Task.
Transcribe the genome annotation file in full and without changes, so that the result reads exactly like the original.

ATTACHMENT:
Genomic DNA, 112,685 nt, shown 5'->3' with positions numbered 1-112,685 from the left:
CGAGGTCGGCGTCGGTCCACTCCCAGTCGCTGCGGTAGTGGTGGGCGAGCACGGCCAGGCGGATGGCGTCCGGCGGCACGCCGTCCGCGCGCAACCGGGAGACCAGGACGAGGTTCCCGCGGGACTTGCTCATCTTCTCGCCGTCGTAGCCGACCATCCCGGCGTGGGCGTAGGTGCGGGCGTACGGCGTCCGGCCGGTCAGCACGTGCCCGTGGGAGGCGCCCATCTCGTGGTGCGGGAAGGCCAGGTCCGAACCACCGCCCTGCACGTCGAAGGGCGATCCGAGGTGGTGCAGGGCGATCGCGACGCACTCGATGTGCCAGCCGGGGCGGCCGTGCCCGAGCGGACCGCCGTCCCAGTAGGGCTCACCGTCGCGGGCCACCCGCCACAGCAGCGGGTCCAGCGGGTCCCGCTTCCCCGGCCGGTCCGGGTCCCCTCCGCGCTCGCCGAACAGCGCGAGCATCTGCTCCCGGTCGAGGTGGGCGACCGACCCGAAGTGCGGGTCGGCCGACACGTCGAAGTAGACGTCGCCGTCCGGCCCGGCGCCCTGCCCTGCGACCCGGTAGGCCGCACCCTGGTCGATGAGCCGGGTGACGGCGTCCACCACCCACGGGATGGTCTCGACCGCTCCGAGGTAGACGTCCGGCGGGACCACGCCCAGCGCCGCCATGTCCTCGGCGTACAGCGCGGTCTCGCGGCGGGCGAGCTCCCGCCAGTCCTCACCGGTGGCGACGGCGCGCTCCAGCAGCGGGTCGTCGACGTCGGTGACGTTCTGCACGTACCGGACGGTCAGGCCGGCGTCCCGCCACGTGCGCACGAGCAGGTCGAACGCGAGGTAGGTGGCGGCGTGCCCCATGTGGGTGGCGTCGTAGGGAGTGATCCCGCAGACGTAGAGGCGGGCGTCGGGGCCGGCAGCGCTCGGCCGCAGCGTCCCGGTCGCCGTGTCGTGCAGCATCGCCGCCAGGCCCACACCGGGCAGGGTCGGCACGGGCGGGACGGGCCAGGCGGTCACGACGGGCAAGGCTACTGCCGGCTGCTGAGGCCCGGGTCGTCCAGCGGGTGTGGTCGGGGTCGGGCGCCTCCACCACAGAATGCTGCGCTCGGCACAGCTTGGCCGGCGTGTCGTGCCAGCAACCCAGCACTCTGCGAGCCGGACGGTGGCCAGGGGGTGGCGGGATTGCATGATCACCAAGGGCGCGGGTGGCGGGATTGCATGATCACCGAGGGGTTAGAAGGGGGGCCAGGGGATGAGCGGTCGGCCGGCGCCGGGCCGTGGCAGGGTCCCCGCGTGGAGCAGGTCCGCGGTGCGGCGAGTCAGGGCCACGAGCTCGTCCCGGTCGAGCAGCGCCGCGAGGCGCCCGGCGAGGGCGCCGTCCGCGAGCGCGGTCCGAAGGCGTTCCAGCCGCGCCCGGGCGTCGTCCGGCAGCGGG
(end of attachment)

Genomic DNA, 112,685 nt, shown 5'->3' with positions numbered 1-112,685 from the left:
CGAGGTCGGCGTCGGTCCACTCCCAGTCGCTGCGGTAGTGGTGGGCGAGCACGGCCAGGCGGATGGCGTCCGGCGGCACGCCGTCCGCGCGCAACCGGGAGACCAGGACGAGGTTCCCGCGGGACTTGCTCATCTTCTCGCCGTCGTAGCCGACCATCCCGGCGTGGGCGTAGGTGCGGGCGTACGGCGTCCGGCCGGTCAGCACGTGCCCGTGGGAGGCGCCCATCTCGTGGTGCGGGAAGGCCAGGTCCGAACCACCGCCCTGCACGTCGAAGGGCGATCCGAGGTGGTGCAGGGCGATCGCGACGCACTCGATGTGCCAGCCGGGGCGGCCGTGCCCGAGCGGACCGCCGTCCCAGTAGGGCTCACCGTCGCGGGCCACCCGCCACAGCAGCGGGTCCAGCGGGTCCCGCTTCCCCGGCCGGTCCGGGTCCCCTCCGCGCTCGCCGAACAGCGCGAGCATCTGCTCCCGGTCGAGGTGGGCGACCGACCCGAAGTGCGGGTCGGCCGACACGTCGAAGTAGACGTCGCCGTCCGGCCCGGCGCCCTGCCCTGCGACCCGGTAGGCCGCACCCTGGTCGATGAGCCGGGTGACGGCGTCCACCACCCACGGGATGGTCTCGACCGCTCCGAGGTAGACGTCCGGCGGGACCACGCCCAGCGCCGCCATGTCCTCGGCGTACAGCGCGGTCTCGCGGCGGGCGAGCTCCCGCCAGTCCTCACCGGTGGCGACGGCGCGCTCCAGCAGCGGGTCGTCGACGTCGGTGACGTTCTGCACGTACCGGACGGTCAGGCCGGCGTCCCGCCACGTGCGCACGAGCAGGTCGAACGCGAGGTAGGTGGCGGCGTGCCCCATGTGGGTGGCGTCGTAGGGAGTGATCCCGCAGACGTAGAGGCGGGCGTCGGGGCCGGCAGCGCTCGGCCGCAGCGTCCCGGTCGCCGTGTCGTGCAGCATCGCCGCCAGGCCCACACCGGGCAGGGTCGGCACGGGCGGGACGGGCCAGGCGGTCACGACGGGCAAGGCTACTGCCGGCTGCTGAGGCCCGGGTCGTCCAGCGGGTGTGGTCGGGGTCGGGCGCCTCCACCACAGAATGCTGCGCTCGGCACAGCTTGGCCGGCGTGTCGTGCCAGCAACCCAGCACTCTGCGAGCCGGACGGTGGCCAGGGGGTGGCGGGATTGCATGATCACCAAGGGCGCGGGTGGCGGGATTGCATGATCACCGAGGGGTTAGAAGGGGGGCCAGGGGATGAGCGGTCGGCCGGCGCCGGGCCGTGGCAGGGTCCCCGCGTGGAGCAGGTCCGCGGTGCGGCGAGTCAGGGCCACGAGCTCGTCCCGGTCGAGCAGCGCCGCGAGGCGCCCGGCGAGGGCGCCGTCCGCGAGCGCGGTCCGAAGGCGTTCCAGCCGCGCCCGGGCGTCGTCCGGCAGCGGG